Back to School, exams, work drama, upcoming holidays—they can all get us stressed out. And what’s worse than just being stressed? It can affect your recovery or make you prone to injury.
Acute bouts of stress are actually good for the body; the hormones released in response to fright, illness, trauma, etc. increase blood sugar levels to help combat these stressors. But chronic stress can have very negative impacts on our bodies. “Weak links” in our tissues feel the effects of chronic stress first, making us susceptible to injury or re-injury.
When we come into contact with stressors, a structure in our brains called the hypothalamus activates pathways that release two main hormones: cortisol and epinephrine (also known as adrenaline). In the short term, both cortisol and epinephrine cause more glucose to enter the bloodstream. Epinephrine also increases heart rate and blood pressure so that the larger amounts of glucose can reach our tissues faster. This means we have more energy to fight or flee our stressors. That’s good!
However…if we are constantly exposed to high levels of stress from work, school, relationships, family, or life in general, then our bodies’ natural stress response can actually have a damaging result. The effects of epinephrine make it easy to see the relationship between stress and cardiovascular risk factors (e.g. high blood pressure), but cortisol can also cause undesirable changes in our bodies.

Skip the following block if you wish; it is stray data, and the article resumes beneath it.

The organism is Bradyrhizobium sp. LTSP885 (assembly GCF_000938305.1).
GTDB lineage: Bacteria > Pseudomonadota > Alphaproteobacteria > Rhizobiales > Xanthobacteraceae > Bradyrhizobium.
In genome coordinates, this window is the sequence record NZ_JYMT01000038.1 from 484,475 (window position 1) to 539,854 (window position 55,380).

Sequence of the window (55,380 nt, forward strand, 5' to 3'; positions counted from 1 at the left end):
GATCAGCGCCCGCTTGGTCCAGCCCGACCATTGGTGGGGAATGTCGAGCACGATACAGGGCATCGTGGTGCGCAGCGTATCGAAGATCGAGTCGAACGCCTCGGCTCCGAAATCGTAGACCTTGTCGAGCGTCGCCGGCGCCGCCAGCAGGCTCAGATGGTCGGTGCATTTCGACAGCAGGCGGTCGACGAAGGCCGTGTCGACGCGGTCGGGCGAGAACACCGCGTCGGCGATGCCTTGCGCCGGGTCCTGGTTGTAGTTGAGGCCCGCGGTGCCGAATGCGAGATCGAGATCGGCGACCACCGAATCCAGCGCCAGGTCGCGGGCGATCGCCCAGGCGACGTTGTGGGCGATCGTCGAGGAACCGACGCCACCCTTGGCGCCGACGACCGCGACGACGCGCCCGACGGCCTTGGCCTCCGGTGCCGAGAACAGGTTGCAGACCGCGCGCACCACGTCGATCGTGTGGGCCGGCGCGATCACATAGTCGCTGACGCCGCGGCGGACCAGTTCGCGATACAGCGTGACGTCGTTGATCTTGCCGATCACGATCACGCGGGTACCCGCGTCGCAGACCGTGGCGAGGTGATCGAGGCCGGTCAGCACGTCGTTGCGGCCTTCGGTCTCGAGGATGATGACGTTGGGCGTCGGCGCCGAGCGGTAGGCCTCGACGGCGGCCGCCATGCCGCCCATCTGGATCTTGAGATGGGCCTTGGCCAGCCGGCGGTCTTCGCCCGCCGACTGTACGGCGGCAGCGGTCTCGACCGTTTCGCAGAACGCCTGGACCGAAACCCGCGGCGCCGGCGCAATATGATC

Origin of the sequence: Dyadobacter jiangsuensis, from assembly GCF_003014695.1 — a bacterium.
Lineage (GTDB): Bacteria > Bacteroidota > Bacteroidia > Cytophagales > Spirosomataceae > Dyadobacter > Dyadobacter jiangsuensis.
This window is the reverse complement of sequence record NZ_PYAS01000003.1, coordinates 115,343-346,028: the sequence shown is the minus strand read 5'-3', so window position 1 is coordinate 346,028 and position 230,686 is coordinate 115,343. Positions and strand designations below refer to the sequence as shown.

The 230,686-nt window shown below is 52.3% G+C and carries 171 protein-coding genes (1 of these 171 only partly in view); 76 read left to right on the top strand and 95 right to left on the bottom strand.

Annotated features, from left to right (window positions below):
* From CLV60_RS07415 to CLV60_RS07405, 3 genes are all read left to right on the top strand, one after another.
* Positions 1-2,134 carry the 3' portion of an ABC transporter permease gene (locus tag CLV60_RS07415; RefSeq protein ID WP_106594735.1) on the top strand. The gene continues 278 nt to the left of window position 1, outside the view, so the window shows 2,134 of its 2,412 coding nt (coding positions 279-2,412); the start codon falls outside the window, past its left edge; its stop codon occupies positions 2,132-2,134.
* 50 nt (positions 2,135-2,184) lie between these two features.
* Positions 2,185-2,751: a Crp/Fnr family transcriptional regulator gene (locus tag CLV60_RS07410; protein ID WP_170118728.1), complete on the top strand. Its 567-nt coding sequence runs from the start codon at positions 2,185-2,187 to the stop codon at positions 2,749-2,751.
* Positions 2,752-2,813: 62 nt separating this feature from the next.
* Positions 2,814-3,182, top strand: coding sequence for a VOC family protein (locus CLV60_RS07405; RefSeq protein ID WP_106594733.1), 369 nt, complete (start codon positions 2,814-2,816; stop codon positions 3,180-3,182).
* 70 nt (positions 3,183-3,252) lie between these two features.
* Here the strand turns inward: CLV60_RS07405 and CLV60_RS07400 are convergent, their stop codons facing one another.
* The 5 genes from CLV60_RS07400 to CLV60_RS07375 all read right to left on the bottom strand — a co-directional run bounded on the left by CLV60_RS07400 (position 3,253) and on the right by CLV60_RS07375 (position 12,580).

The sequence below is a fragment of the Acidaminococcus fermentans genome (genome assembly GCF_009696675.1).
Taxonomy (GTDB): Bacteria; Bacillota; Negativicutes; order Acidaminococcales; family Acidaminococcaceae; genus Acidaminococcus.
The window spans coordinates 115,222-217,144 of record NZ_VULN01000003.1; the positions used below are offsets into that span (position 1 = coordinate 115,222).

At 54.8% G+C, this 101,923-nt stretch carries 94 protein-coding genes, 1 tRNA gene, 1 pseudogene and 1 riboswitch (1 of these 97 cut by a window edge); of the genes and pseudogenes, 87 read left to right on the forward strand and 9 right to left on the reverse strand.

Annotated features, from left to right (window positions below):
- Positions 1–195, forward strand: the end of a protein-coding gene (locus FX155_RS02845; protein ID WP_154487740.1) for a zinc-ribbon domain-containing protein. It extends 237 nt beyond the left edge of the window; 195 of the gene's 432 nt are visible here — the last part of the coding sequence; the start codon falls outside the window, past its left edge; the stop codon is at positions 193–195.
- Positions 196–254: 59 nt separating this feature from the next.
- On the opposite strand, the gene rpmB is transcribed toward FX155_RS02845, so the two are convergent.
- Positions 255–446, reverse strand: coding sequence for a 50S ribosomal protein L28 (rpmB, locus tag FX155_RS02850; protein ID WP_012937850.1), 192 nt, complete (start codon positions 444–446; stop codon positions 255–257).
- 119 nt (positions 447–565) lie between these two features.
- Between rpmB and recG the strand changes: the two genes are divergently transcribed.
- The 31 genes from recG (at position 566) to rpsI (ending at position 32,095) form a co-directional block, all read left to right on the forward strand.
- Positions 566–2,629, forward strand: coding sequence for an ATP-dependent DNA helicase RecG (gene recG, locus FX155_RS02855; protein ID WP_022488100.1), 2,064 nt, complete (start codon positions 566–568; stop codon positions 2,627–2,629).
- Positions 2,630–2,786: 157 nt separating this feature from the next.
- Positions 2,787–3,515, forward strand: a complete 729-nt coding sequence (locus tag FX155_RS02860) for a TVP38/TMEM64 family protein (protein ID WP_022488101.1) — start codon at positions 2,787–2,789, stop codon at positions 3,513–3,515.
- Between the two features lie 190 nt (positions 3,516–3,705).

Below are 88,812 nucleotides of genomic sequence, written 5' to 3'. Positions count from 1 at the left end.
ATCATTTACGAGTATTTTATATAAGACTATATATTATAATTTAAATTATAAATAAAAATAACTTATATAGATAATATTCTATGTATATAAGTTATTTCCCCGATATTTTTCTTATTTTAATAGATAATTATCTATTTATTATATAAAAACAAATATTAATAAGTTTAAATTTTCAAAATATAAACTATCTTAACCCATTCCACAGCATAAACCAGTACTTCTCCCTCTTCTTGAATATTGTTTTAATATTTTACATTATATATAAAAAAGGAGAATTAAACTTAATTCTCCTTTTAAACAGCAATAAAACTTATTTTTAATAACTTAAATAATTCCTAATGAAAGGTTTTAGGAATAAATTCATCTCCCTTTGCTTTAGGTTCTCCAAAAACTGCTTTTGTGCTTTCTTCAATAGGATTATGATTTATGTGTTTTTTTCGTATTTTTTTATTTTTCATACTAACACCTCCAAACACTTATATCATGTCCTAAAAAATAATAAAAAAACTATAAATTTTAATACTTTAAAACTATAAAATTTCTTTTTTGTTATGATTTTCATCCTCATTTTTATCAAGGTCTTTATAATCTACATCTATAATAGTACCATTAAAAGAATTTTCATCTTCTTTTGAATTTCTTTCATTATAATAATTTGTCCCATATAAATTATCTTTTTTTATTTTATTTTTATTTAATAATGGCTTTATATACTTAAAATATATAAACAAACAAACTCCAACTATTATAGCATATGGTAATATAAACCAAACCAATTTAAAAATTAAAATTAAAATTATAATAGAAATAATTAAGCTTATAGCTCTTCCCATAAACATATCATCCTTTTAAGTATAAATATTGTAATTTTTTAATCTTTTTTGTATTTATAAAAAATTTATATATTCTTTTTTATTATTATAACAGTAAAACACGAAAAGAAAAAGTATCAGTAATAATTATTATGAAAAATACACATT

When we are stressed, our bodies consume more energy, and cortisol helps find sources of glucose to keep us energized. Cortisol hastens the breakdown of proteins into glucose, allowing blood sugar levels to rise. Unfortunately, when under chronic stress, our bodies can run out of excess proteins to metabolize, and cortisol turns to our muscles for protein. Our “weak links,” such as surgery sites or recovered injuries, tend to feel these effects first, giving us aches or pains.
So what can we do about it? It’s simple: reduce your stress levels. While it is difficult to remove nagging stresses from our lives entirely, there are plenty of little things we can to do mitigate stress:
So if you’re feeling like stress has got you down, try out these tricks and see what works for you!
For more information, ask your PT or you can follow this link: https://www.health.harvard.edu/staying-healthy/understanding-the-stress-response